Ratcliffe and Dave Brailsford met manager Ten Hag at Carrington after their investment was complete (Manchester United/Getty)

It was put to senior figures over half a decade ago why they didn’t follow the model at City and Liverpool, where there was a defined ideology guiding everything. The answer at the time was that United preferred a more flexible plan, within a broader structure. It just happened to be so broad that opposition sides repeatedly walked through gaps in the team to bring some results to the level of farce. That has happened a few times with Ten Hag, which is why he could yet be another moved on.

For all of United’s long-term problems, one common view is that a club of that magnitude can quickly be fixed to become challengers in the space of three windows. That’s what happened at Liverpool. That’s what happens when you have the right people in place.

The latter, however, is also where this won’t be all light and optimism. Tough decisions will be made, way beyond the manager.

There is already talk within the club about the possibility of 80 to 100 voluntary redundancies. A core of players will be jettisoned. Anthony Martial’s contract is unlikely to be extended, and it could be a symbolic exit given the once-precocious talent has come to almost personify an era at United. The club would listen to offers for Antony but an exit is understood to be complicated due to profit and sustainability effects from the way the initial expensive deal from Ajax was constructed.

With Ineos taking charge of football operations, Martial and Antony will be used as examples of bad business
With Ineos taking charge of football operations, Martial and Antony will be used as examples of bad business (Getty)

The new hierarchy have also paid particular attention to injuries and fitness. There was immense frustration at how Rasmus Hojlund picked up a muscle problem just as he was hitting supreme form. At the same time, the fact that defeat against Fulham immediately followed seemed to sum up this recurring issue with Ten Hag and how a supposedly fixed tactical ideology is completely dependent on specific players. One of the reasons he was appointed was that United would persist with the same ideology regardless. Instead, long-term injuries to players like Lisandro Martinez have completely undermined his approach.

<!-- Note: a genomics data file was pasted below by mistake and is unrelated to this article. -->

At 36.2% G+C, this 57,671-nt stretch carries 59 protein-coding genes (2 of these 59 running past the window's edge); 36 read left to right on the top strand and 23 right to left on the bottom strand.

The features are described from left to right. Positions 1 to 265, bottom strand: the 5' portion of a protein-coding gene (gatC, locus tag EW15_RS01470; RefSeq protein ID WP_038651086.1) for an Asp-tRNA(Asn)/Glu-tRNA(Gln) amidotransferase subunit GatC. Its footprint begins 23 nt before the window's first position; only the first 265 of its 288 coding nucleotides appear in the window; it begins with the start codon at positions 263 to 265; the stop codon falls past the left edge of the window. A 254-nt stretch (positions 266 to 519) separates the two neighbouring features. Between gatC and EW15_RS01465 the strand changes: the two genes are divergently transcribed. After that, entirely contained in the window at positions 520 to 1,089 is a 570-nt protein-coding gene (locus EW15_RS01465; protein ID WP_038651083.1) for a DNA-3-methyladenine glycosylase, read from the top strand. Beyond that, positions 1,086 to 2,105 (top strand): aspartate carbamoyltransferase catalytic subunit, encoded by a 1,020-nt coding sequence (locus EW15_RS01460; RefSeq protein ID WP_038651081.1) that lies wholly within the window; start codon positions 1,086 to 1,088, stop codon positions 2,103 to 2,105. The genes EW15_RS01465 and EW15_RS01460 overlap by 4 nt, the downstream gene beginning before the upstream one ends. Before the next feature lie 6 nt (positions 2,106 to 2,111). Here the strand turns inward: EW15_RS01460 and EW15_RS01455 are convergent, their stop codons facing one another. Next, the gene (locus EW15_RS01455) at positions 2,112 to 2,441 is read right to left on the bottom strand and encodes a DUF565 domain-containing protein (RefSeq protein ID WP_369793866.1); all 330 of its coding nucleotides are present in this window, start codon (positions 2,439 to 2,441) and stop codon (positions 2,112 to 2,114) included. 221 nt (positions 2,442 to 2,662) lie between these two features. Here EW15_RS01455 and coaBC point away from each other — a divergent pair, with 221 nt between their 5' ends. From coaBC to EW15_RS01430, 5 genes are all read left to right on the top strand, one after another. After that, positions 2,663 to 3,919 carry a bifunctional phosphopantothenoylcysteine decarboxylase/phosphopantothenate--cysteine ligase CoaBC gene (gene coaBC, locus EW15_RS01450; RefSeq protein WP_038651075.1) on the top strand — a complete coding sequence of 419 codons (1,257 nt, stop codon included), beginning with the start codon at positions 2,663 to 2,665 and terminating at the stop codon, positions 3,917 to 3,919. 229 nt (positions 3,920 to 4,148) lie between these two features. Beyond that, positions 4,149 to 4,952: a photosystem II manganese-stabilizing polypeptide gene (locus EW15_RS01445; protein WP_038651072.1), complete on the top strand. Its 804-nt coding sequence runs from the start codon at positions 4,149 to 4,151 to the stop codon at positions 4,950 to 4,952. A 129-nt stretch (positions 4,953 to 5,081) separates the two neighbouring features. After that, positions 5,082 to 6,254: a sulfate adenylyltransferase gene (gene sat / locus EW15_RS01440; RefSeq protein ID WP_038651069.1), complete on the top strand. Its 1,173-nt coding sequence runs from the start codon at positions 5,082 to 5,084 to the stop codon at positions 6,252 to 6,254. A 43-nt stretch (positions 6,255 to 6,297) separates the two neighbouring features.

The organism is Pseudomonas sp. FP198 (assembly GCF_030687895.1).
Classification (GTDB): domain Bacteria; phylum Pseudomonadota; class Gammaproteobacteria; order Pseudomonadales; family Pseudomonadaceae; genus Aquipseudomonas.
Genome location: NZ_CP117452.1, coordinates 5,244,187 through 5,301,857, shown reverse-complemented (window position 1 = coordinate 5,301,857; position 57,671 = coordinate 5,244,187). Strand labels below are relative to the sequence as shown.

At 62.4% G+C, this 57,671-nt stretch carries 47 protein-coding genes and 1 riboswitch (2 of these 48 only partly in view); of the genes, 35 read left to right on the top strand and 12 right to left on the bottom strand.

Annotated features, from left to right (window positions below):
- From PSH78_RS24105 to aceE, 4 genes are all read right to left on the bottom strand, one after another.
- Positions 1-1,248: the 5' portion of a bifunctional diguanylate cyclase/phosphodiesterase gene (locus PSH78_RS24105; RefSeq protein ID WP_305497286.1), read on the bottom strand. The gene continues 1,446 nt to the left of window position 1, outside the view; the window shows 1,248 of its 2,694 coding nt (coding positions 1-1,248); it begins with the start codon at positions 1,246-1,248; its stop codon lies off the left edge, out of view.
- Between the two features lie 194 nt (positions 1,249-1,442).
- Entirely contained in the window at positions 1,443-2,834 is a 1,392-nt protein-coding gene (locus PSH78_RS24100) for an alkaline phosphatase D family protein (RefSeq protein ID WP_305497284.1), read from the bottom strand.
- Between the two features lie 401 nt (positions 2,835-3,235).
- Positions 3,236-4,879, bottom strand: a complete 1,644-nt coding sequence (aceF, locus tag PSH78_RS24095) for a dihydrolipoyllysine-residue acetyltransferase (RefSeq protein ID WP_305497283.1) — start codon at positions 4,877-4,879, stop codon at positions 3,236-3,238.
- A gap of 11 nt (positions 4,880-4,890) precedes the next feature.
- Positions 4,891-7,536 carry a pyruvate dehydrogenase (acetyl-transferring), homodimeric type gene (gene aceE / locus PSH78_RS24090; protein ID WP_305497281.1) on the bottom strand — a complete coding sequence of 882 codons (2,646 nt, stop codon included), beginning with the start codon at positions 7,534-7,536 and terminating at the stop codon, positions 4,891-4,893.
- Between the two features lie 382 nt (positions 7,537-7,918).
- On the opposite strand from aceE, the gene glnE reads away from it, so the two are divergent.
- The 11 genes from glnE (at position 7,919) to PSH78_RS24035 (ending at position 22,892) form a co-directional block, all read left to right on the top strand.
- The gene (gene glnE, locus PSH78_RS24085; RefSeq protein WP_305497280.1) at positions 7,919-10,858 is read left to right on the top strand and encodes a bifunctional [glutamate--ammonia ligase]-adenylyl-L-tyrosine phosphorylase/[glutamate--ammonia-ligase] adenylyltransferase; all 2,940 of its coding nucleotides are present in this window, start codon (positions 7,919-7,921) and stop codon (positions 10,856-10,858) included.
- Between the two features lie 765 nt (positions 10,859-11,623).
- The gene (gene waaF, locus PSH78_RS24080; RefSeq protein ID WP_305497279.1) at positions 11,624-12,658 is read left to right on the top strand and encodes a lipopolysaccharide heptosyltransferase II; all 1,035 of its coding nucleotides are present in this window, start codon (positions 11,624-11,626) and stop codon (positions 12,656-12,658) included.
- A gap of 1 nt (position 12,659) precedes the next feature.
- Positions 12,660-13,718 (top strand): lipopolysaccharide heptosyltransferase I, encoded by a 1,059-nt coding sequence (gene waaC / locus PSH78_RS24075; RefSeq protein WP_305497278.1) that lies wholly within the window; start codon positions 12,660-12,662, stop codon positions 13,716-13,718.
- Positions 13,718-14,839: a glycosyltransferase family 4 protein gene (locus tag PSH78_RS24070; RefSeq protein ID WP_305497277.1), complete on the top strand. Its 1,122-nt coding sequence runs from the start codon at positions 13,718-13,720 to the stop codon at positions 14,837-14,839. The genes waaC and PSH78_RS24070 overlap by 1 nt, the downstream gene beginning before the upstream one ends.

The conditioning departments may end up seeing the biggest overhaul of all, which is perhaps no surprise given that fitness and nutrition are obsessions of Sir Dave Brailsford.

This is also where the story gets more contentious since there is debate within the game over some of the highest-profile staff members. There have already been grumblings about how Berrada was at Manchester City throughout the period covered by a series of investigations for alleged breaches of financial control rules, with Blanc also at Paris Saint-Germain when they had two similar cases. Both City and PSG agreed settlements with Uefa in 2014, before further investigations.

On top of that, one rival Premier League figure expressed surprise that “more hasn’t been made” of Brailsford’s history with Team Sky.

Parliament’s digital, culture, media and sport select committee drew the damning conclusion in 2018 that the guru’s team had cynically abused the anti-doping system to allow the administration of performance-enhancing drugs. That involved the claim that Team Sky had obtained therapeutic use exemption forms to allow triamcinolone to be used.

This was last week directly put to Ratcliffe, whose answer was evasive. “That for me was all nonsense, in the past, I’m not interested.”

Brailsford is a trusted member of Ratcliffe’s set-up
Brailsford is a trusted member of Ratcliffe’s set-up (PA)

There is then the wider context of all this. Ratcliffe’s stake has ensured the Glazers have made an absolute fortune. Their strategy since buying the club has proved a resounding success on its own terms. They contributed only around £265m of the original purchase price of £790m in 2005 and already got that back years ago. They have now got £805m in exchange for just 25 per cent, all while the club has paid out £1bn interest.

It is an indictment of both the economic system and the game’s previous regulations that this has been allowed to happen. This club, it should never be forgotten, is a community institution and a crucial piece of UK cultural heritage that had been debt-free since 1931. It is similarly instructive that the Premier League has since moved to limit such leveraged buyouts.

And yet, despite such astounding figures, United are in a situation where relatively basic technical planning is required. One man, who has faced his own criticisms for “greenwashing” as a petrochemicals billionaire, is being hailed as a saviour.

As a cultural institution, this was preferable to the alternative: a great club potentially being politically used by an autocratic state.

That is where comparisons with City this week will stop.

The derby itself, however, might well show how far is needed to go.